Prague, Sept 5 (CTK) – The Czech Doctors’ Chamber (CLK) and the Czech Pharmacists’ Chamber oppose the introduction of electronic prescriptions as of next year because the system has not been prepared well, their representatives told journalists on Tuesday.
They recommended that pharmacies and doctors be able to join the new system on a voluntary basis in 2018 and that its details be gradually dealt with.
“We suggest that the law on medicines be quickly amended to make the system voluntary,” CLK head Milan Kubek said.
Kubek said this amendment would have to be passed by the Chamber of Deputies in its new lineup after the October general election.
Under the present legislation, a fine of up to two million crowns may be imposed on doctors who refuse to issue electronic prescriptions next year.
Petr Sonka, head of the Association of general practitioners, said older GPs and those working in the countryside are likely to have the biggest problem with the electronic prescriptions.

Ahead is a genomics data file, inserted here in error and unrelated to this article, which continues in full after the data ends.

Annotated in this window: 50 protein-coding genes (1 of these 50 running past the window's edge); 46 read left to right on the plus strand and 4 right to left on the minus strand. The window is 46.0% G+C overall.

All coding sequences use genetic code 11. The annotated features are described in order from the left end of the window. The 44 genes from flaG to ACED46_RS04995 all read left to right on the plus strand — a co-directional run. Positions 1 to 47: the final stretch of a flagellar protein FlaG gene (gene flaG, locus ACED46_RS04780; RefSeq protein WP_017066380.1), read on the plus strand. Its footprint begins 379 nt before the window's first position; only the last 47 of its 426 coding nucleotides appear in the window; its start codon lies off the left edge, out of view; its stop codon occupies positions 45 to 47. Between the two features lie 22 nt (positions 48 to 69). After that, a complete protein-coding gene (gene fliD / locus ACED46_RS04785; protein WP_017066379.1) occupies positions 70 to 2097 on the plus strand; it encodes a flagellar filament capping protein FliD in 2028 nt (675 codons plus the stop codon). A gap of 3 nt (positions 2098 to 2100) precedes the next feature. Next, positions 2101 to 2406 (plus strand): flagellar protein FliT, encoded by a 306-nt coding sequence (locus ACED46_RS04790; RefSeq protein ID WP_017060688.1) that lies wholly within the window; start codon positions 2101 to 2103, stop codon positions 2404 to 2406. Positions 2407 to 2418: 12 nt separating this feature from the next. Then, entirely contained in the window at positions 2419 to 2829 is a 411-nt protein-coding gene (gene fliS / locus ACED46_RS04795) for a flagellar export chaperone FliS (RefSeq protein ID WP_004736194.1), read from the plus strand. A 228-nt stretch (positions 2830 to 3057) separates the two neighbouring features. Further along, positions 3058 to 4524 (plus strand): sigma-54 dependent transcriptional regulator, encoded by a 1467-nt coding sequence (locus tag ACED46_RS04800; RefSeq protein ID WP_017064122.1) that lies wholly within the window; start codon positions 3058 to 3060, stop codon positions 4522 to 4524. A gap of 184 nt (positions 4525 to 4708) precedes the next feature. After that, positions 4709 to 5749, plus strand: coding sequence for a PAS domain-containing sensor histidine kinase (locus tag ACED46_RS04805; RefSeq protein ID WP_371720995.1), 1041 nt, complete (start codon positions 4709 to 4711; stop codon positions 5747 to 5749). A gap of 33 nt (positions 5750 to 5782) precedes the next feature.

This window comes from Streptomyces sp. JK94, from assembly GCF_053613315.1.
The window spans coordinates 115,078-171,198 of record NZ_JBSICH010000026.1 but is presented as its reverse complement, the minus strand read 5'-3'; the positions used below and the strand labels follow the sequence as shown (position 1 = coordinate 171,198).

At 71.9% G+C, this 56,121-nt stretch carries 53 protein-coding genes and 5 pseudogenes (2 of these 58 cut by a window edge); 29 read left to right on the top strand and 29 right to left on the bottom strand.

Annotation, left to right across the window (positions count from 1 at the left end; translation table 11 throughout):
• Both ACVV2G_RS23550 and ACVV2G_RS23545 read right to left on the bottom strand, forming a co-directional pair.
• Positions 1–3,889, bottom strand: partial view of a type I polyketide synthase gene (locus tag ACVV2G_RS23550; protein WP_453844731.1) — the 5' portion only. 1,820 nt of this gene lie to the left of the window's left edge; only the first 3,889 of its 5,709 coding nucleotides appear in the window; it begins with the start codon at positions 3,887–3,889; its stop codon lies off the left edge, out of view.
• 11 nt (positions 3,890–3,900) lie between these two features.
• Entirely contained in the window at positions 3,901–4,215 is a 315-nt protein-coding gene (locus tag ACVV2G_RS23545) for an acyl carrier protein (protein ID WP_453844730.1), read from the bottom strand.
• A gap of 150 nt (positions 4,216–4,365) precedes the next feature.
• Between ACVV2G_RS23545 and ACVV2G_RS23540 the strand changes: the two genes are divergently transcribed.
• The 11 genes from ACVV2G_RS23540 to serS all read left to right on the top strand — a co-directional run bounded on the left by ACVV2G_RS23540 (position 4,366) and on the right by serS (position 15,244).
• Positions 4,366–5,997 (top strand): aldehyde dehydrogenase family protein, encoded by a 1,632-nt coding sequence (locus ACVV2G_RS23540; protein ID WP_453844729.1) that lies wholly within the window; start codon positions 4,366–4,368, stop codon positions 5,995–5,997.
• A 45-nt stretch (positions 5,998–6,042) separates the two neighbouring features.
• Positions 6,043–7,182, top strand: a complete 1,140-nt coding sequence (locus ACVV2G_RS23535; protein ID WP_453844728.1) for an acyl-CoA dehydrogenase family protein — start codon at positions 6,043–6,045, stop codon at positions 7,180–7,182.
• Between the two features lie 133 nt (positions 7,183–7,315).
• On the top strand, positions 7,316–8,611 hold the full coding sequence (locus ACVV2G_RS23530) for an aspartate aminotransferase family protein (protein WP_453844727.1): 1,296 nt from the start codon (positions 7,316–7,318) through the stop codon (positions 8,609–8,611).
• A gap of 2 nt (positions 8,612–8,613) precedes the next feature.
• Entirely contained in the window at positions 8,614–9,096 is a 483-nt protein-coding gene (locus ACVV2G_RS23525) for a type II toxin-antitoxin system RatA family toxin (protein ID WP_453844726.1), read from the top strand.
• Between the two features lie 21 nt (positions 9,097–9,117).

About a hundred of doctors are considering closing their offices due to the electronic prescriptions.
Doctors will have to have high-speed Internet and high quality printers in their offices, Sonka said.
Czech Pharmacists’ Chamber head Lubomir Chudoba said the administrative burden pharmacies would have to deal with would markedly increase due to the electronic prescriptions.
“The system has not been tested enough,” Chudoba said.
About 7 percent of all prescriptions in the country is electronic, he said.
In the Czech Republic, 60 to 70 million classical prescriptions are issued a year.
The most common form of an electronic prescription is to be a paper dispatch note with a code. An SMS sent to a mobile phone, an e-mail with a coded file in pdf format or the image of the prescription in a web or mobile application are other options.
Electronic prescriptions were introduced in the Czech Republic in 2007.
The State Institute for Drug Control (SUKL) introduced the system and supported and developed it for four years. This has cost 14 million crowns. The operation costs are 100,000 crowns a month.